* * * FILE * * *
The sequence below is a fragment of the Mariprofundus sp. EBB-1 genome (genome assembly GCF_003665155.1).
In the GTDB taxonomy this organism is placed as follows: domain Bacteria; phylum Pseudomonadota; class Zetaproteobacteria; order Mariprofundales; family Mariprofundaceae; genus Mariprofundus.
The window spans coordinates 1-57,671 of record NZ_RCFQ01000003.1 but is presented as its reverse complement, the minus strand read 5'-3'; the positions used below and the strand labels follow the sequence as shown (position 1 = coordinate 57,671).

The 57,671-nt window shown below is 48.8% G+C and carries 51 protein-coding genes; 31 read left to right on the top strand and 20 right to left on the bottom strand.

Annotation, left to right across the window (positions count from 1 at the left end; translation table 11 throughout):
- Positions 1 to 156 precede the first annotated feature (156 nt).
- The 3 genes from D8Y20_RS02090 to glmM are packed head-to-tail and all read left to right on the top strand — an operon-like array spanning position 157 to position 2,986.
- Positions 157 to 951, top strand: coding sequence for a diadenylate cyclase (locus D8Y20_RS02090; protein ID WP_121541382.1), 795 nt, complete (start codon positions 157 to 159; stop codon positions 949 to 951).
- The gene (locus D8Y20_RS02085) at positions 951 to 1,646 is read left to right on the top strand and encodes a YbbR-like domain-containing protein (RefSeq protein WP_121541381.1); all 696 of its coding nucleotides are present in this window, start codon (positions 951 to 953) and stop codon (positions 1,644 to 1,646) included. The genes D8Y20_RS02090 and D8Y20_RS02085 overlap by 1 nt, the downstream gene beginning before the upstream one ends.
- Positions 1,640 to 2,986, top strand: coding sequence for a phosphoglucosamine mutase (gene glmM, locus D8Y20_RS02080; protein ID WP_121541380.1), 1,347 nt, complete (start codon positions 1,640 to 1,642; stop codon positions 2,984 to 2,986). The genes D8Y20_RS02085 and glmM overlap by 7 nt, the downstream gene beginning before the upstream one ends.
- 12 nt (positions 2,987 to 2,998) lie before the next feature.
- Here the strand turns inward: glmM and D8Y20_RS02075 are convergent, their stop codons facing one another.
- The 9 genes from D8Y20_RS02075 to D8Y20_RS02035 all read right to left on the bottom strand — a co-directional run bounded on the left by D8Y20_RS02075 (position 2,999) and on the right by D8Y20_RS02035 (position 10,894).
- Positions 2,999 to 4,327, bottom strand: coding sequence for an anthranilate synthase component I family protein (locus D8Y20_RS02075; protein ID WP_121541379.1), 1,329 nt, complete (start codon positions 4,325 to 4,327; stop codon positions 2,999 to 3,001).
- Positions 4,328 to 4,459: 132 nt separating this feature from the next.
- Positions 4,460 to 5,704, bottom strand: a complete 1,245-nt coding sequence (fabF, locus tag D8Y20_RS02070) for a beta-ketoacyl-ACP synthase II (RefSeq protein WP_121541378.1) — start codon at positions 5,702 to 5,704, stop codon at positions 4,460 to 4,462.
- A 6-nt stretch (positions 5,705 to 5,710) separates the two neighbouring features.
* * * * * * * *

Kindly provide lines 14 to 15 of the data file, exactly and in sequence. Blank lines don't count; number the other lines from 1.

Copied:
- Positions 2,999 to 4,327, bottom strand: coding sequence for an anthranilate synthase component I family protein (locus D8Y20_RS02075; protein ID WP_121541379.1), 1,329 nt, complete (start codon positions 4,325 to 4,327; stop codon positions 2,999 to 3,001).
- Positions 4,328 to 4,459: 132 nt separating this feature from the next.